CrossFit. Is it for you?

CrossFit has received a lot of attention from the public as a whole.  Their marketing campaign is the sport of fitness has arrived.  For a few years now I have been intrigued by CrossFit.  I have seen the nationals on TV and the Reebok commercials.  I have also spent time googling Crossfit people and looking at their bodies and trying to determine if it is the workout itself, the diet, the A Type personalities, or a combination of all of the above.  I mean who would not want to look like this?       images-2

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Then I wondered if these types of people were just athletes who no longer had a sport.  Maybe former gymnasts or other college or even pro athletes who just loved fitness.  After that I realized that was me.  I am a former athlete who has run Marathons and tried different things mostly because I no longer had an outlet for my competitive side.  On top of that fitness and working out is my only real hobby.  It’s what I love to do on the weekends.  Go for a run or hit the gym for a pick up game of basketball.  I have done yoga, swam laps in the pool, played flag football, taken different cardio classes such as spinning but eventually most of them bored me.  I even did Muay Thai for two years. I don’t run marathons because I think I will lose body fat.  I have written extensively on this blog about how slow long distance running does not mean less body fat,.  I run marathons because I like the competition.  I compete with myself for my personal best and I love the journey of training for a race.  I love following a plan over the course of 16 weeks and seeing it come to fruition at the end.  So why can’t I do the same things with CrossFit?  I lift weights. I lift weights a lot.  I have missed an entire week at the gym once in the last 12 years and that was because I hurt my knee.  But as you get older “how much do you bench?” becomes less and less important.  Combine that with the fact that I can’t bench nearly what I used to when I was 290 pounds I was benching around 325.    Now I weight 190 and I bench around 245 for a max.  Pound for pound it is very similar but when I lost 100 pounds 8 years ago I decided that being strong has never really done anything for me.  I want to be able to move, to be powerful, to be coordinated, and to be able to react to any situation.  I tell people if Zombie apocalypse happens would you rather be able to run or bench press twice your body weight.  I think CrossFit might be the type of well rounded workout that provides all of those qualities.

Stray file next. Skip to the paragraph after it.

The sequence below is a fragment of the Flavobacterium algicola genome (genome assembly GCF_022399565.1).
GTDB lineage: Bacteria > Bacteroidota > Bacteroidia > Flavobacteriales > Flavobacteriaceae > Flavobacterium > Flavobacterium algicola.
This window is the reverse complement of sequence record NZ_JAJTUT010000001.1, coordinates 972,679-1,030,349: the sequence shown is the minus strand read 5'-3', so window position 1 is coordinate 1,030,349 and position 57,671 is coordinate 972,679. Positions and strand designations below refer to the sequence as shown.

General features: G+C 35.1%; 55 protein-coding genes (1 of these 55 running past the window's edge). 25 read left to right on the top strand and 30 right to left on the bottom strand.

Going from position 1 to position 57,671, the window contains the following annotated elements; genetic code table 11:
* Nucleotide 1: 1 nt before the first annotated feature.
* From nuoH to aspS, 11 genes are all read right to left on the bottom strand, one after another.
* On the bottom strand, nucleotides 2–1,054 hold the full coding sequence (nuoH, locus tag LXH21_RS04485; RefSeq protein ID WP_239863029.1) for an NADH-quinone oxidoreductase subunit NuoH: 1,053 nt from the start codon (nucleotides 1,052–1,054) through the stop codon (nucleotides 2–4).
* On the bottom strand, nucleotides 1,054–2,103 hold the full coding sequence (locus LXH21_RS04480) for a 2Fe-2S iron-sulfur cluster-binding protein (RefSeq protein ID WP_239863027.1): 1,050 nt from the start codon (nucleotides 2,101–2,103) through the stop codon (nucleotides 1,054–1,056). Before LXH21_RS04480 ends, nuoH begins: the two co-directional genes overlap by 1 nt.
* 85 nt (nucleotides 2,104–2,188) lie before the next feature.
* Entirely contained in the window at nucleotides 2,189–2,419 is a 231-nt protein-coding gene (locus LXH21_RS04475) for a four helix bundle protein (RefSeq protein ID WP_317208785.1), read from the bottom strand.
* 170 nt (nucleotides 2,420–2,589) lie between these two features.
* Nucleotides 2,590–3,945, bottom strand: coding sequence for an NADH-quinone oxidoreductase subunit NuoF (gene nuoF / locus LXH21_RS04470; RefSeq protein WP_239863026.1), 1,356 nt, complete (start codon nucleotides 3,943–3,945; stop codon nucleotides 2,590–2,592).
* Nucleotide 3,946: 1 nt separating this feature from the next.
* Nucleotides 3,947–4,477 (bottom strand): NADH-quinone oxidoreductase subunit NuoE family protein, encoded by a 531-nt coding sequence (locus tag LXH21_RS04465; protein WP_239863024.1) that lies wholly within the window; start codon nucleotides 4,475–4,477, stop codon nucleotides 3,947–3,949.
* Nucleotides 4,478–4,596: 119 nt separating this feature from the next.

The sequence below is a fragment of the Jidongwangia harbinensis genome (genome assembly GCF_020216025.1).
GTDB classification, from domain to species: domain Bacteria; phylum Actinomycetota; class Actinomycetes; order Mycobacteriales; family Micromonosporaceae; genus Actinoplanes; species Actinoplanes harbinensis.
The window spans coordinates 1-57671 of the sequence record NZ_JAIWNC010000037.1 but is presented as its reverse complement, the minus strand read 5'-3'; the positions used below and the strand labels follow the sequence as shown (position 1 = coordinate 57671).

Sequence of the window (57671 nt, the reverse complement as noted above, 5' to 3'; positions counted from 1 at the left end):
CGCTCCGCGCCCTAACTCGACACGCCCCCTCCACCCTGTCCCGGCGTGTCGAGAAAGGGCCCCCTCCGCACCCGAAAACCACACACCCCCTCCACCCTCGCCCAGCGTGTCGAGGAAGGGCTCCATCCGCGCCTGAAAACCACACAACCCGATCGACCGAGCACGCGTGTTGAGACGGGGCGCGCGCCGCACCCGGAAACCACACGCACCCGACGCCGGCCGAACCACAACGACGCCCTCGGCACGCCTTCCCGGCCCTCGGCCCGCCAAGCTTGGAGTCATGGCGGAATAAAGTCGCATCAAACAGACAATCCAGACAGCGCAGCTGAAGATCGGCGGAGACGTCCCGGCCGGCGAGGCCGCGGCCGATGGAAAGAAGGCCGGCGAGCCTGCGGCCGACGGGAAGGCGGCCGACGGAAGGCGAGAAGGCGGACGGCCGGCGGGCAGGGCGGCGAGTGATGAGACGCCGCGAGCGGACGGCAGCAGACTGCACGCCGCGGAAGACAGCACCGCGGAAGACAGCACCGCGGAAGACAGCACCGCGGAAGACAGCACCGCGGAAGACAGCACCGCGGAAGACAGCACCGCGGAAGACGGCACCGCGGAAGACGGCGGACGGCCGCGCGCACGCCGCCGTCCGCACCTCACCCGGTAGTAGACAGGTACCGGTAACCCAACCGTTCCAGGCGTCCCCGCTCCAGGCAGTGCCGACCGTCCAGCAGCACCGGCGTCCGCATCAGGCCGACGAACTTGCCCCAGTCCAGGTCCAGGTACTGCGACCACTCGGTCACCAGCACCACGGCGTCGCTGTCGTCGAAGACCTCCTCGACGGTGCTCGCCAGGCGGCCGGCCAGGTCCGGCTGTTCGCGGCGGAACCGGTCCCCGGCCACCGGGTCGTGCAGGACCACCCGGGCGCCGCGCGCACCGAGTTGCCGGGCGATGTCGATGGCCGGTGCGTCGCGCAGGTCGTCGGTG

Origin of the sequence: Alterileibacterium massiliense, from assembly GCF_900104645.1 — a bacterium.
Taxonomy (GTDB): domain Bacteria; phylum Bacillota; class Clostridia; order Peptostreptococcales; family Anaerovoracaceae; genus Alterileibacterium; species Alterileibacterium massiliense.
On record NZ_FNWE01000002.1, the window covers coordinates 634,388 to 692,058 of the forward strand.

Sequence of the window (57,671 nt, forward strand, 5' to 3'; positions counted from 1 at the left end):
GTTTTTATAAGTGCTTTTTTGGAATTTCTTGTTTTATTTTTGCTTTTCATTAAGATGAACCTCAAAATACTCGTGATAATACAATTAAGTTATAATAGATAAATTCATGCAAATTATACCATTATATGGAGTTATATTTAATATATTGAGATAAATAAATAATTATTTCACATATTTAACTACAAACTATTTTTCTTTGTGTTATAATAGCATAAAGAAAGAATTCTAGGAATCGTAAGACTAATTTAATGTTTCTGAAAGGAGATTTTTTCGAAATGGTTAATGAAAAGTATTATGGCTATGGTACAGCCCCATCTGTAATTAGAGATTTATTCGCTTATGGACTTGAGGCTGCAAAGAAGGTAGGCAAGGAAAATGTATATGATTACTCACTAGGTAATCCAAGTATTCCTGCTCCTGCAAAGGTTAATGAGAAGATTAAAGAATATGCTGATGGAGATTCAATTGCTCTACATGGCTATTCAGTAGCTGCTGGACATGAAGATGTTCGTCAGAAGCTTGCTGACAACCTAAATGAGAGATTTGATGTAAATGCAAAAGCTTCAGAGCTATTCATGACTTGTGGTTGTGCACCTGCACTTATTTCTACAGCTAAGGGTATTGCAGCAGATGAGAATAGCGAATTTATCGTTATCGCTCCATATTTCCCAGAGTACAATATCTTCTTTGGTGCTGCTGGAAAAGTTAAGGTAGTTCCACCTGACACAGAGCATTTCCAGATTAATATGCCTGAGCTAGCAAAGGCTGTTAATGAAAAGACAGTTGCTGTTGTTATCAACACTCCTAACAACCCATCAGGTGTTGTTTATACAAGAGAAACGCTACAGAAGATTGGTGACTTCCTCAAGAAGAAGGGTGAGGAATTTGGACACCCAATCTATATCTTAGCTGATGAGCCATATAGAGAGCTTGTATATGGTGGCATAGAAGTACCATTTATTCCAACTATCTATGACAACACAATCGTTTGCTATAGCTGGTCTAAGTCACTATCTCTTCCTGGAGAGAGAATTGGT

I tried doing the Workout of the days on my own but at a commercial gym it just isn’t possible.  Number one when no one is looking it is just too hard to push yourself.  In a class setting  here you have others suffering with you and pushing you through it creates a bond similar to being on a football team or in the military.  I wanted that feeling of we are in this together.  The other things is at a commercial gym if you were to work out with the intensity of a Crossfitter you would look like a complete nut.  I am starting to get bored with my usual routine of Chest / Tri’s Back Bi’s, Shoulders and Legs, and Abs and cardio on the weekend.  Lifting slowly with too much rest in between might make you look bigger but is that what I really want.  Cartoon muscles that can’t perform with power and precision in a coordinated manner?  Do I want to be fat, slow and strong or do I want to be lean. quick, and powerful like a cheetah.